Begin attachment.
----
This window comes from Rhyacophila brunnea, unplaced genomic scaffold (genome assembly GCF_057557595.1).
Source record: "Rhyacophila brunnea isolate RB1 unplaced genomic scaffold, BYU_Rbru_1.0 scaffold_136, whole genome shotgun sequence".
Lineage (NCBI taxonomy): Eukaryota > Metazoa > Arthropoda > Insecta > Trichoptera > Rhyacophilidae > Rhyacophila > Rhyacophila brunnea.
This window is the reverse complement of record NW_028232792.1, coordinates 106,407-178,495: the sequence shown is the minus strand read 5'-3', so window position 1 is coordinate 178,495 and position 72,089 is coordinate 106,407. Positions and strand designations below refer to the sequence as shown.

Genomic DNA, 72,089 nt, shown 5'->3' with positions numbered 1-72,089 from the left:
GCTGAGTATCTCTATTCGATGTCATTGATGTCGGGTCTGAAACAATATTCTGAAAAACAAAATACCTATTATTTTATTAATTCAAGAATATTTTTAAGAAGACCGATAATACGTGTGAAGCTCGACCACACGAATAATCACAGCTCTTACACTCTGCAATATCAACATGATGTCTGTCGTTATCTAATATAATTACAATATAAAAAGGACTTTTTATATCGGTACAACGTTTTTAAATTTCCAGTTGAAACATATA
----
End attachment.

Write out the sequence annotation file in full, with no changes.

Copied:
This window comes from Rhyacophila brunnea, unplaced genomic scaffold (genome assembly GCF_057557595.1).
Source record: "Rhyacophila brunnea isolate RB1 unplaced genomic scaffold, BYU_Rbru_1.0 scaffold_136, whole genome shotgun sequence".
Lineage (NCBI taxonomy): Eukaryota > Metazoa > Arthropoda > Insecta > Trichoptera > Rhyacophilidae > Rhyacophila > Rhyacophila brunnea.
This window is the reverse complement of record NW_028232792.1, coordinates 106,407-178,495: the sequence shown is the minus strand read 5'-3', so window position 1 is coordinate 178,495 and position 72,089 is coordinate 106,407. Positions and strand designations below refer to the sequence as shown.

Genomic DNA, 72,089 nt, shown 5'->3' with positions numbered 1-72,089 from the left:
GCTGAGTATCTCTATTCGATGTCATTGATGTCGGGTCTGAAACAATATTCTGAAAAACAAAATACCTATTATTTTATTAATTCAAGAATATTTTTAAGAAGACCGATAATACGTGTGAAGCTCGACCACACGAATAATCACAGCTCTTACACTCTGCAATATCAACATGATGTCTGTCGTTATCTAATATAATTACAATATAAAAAGGACTTTTTATATCGGTACAACGTTTTTAAATTTCCAGTTGAAACATATA